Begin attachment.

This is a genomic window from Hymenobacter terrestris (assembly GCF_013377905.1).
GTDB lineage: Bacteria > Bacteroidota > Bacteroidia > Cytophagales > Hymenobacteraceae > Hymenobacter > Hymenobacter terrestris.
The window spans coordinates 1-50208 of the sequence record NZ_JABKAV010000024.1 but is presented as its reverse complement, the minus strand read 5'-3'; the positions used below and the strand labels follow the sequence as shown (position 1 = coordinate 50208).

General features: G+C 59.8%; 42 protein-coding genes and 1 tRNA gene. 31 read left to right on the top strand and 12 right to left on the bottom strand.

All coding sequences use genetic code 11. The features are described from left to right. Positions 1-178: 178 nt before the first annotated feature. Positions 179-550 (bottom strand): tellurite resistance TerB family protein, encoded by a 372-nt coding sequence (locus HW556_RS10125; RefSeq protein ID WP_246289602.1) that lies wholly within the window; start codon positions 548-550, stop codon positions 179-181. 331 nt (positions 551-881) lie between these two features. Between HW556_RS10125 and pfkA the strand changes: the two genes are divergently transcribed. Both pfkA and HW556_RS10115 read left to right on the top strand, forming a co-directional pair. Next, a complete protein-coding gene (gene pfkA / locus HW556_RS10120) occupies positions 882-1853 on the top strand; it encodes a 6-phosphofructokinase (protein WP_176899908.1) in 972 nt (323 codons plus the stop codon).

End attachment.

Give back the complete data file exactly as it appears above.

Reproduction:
This is a genomic window from Hymenobacter terrestris (assembly GCF_013377905.1).
GTDB lineage: Bacteria > Bacteroidota > Bacteroidia > Cytophagales > Hymenobacteraceae > Hymenobacter > Hymenobacter terrestris.
The window spans coordinates 1-50208 of the sequence record NZ_JABKAV010000024.1 but is presented as its reverse complement, the minus strand read 5'-3'; the positions used below and the strand labels follow the sequence as shown (position 1 = coordinate 50208).

General features: G+C 59.8%; 42 protein-coding genes and 1 tRNA gene. 31 read left to right on the top strand and 12 right to left on the bottom strand.

All coding sequences use genetic code 11. The features are described from left to right. Positions 1-178: 178 nt before the first annotated feature. Positions 179-550 (bottom strand): tellurite resistance TerB family protein, encoded by a 372-nt coding sequence (locus HW556_RS10125; RefSeq protein ID WP_246289602.1) that lies wholly within the window; start codon positions 548-550, stop codon positions 179-181. 331 nt (positions 551-881) lie between these two features. Between HW556_RS10125 and pfkA the strand changes: the two genes are divergently transcribed. Both pfkA and HW556_RS10115 read left to right on the top strand, forming a co-directional pair. Next, a complete protein-coding gene (gene pfkA / locus HW556_RS10120) occupies positions 882-1853 on the top strand; it encodes a 6-phosphofructokinase (protein WP_176899908.1) in 972 nt (323 codons plus the stop codon).